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The Arrest Of Uncle Silas

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THEM awful words froze us solid. We couldn't move hand or foot for as much as half a minute. Then we kind of come to, and lifted the old man up and got him into his chair, and Benny petted him and kissed him and tried to comfort him, and poor old Aunt Sally she done the same; but, poor things, they was so broke up and scared and knocked out of their right minds that they didn't hardly know what they was about. With Tom it was awful; it 'most petrified him to think maybe he had got his uncle into a thousand times more trouble than ever, and maybe it wouldn't ever happened if he hadn't been so ambitious to get celebrated, and let the corpse alone the way the others done. But pretty soon he sort of come to himself again and says:

"Uncle Silas, don't you say another word like that. It's dangerous, and there ain't a shadder of truth in it."

Aunt Sally and Benny was thankful to hear him say that, and they said the same; but the old man he wagged his head sorrowful and hopeless, and the tears run down his face, and he says;

"No--I done it; poor Jubiter, I done it!"

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It was dreadful to hear him say it. Then he went on and told about it, and said it happened the day me and Tom come--along about sundown. He said Jubiter pestered him and aggravated him till he was so mad he just sort of lost his mind and grabbed up a stick and hit him over the head with all his might, and Jubiter dropped in his tracks. Then he was scared and sorry, and got down on his knees and lifted his head up, and begged him to speak and say he wasn't dead; and before long he come to, and when he see who it was holding his head, he jumped like he was 'most scared to death, and cleared the fence and tore into the woods, and was gone. So he hoped he wasn't hurt bad.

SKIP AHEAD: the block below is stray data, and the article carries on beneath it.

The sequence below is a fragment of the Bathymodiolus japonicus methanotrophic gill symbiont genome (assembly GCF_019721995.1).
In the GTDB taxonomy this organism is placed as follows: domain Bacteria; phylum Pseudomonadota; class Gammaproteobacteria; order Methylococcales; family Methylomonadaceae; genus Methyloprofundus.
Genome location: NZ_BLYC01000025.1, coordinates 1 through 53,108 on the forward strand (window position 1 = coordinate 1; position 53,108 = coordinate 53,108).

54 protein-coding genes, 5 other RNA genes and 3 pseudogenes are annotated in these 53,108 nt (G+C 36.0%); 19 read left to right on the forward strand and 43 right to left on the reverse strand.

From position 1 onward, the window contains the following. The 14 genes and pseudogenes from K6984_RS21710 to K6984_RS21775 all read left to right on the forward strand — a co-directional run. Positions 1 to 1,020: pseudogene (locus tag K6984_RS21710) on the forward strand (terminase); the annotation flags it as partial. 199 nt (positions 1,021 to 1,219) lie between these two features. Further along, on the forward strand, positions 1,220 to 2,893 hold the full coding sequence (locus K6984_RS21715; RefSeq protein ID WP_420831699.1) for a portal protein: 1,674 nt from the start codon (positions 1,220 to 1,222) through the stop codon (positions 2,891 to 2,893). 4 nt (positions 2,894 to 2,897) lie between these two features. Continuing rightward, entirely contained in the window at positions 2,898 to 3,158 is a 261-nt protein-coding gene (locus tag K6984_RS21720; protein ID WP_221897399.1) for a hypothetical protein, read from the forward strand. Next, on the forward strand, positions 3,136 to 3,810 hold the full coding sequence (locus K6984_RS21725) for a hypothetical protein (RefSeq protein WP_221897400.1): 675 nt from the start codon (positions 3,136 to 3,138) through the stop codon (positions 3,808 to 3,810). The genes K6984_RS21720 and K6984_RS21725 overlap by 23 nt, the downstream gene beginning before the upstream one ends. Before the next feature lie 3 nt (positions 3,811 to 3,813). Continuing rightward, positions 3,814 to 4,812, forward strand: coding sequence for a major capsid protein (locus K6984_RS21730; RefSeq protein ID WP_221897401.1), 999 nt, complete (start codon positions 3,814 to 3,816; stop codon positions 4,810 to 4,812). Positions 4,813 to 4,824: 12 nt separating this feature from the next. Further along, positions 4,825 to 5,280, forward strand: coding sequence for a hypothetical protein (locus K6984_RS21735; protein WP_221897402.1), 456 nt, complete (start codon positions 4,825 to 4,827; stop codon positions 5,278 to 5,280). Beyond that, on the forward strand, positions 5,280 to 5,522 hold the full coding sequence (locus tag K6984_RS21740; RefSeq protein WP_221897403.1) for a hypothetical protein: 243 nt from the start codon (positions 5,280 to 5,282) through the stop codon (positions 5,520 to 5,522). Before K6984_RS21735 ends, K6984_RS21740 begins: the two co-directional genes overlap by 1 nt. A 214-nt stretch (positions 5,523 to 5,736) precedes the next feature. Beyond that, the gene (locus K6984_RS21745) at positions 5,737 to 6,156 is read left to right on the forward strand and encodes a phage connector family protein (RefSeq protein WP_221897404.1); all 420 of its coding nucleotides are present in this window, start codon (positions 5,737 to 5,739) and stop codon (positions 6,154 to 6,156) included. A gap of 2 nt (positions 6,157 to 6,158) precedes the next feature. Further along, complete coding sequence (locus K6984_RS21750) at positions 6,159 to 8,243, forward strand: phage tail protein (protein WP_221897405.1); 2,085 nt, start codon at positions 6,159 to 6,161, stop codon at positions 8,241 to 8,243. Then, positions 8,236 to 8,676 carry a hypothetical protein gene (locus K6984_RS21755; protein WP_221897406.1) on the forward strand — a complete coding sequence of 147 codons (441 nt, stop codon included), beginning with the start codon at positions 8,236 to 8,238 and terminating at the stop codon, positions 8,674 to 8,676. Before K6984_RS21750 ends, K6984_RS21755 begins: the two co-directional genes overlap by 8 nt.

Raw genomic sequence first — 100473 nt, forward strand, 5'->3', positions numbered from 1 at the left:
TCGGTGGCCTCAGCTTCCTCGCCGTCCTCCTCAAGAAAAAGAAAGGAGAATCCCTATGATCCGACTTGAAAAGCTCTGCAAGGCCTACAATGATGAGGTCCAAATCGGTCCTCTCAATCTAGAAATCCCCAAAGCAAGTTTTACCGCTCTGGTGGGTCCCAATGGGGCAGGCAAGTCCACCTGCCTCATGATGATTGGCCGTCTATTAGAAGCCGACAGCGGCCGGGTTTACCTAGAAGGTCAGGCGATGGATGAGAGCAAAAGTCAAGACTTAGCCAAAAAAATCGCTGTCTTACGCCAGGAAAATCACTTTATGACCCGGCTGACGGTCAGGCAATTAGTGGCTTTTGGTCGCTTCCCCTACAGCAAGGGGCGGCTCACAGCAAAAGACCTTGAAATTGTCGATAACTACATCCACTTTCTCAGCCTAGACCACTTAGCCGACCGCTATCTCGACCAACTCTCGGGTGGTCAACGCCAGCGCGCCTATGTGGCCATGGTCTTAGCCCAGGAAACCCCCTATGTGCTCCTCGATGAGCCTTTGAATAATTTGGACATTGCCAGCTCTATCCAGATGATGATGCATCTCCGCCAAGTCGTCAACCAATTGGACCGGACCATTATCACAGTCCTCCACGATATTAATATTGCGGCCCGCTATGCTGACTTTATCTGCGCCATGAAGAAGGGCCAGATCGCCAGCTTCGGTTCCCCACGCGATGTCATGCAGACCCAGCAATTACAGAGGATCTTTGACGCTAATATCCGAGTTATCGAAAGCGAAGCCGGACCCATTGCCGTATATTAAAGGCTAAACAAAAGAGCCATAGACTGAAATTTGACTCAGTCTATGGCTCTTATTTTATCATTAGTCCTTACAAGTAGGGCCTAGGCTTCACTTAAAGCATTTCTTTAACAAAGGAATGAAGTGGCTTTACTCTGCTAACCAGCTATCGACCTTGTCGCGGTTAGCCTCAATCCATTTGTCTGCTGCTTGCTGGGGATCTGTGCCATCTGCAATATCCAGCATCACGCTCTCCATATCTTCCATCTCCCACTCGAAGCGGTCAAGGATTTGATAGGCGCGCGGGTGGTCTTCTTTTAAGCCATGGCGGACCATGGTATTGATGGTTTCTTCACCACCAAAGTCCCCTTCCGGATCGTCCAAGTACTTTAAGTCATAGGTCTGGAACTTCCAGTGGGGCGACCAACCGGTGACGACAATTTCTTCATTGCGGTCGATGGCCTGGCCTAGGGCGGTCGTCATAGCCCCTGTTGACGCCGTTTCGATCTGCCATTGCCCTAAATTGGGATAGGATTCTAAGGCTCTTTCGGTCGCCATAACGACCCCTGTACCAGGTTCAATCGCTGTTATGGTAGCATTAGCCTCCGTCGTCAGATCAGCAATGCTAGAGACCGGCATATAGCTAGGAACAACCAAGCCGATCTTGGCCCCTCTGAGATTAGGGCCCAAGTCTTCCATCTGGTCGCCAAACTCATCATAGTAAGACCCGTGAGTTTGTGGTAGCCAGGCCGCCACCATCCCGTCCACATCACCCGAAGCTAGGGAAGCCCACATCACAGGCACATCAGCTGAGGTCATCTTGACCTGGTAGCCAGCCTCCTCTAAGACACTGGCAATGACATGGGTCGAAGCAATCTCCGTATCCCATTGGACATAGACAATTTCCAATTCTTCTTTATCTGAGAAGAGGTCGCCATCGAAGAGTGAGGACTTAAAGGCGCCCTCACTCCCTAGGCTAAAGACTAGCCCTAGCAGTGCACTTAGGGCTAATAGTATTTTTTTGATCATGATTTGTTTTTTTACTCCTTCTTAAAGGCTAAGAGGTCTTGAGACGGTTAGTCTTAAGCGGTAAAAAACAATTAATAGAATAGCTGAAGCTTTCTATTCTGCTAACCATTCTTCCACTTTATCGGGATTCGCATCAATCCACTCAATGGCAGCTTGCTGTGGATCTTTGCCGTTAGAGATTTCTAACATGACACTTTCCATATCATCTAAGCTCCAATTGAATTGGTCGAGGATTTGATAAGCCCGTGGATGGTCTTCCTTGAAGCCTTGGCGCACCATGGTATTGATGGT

"But laws," he says, "it was only just fear that gave him that last little spurt of strength, and of course it soon played out and he laid down in the bush, and there wasn't anybody to help him, and he died."

Then the old man cried and grieved, and said he was a murderer and the mark of Cain was on him, and he had disgraced his family and was going to be found out and hung. But Tom said:

"No, you ain't going to be found out. You DIDN'T kill him. ONE lick wouldn't kill him. Somebody else done it."

"Oh, yes," he says, "I done it--nobody else. Who else had anything against him? Who else COULD have anything against him?"

He looked up kind of like he hoped some of us could mention somebody that could have a grudge against that harmless no-account, but of course it warn't no use--he HAD us; we couldn't say a word. He noticed that, and he saddened down again, and I never see a face so miserable and so pitiful to see. Tom had a sudden idea, and says:

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Tom Sawyer, Detective
Mark Twain

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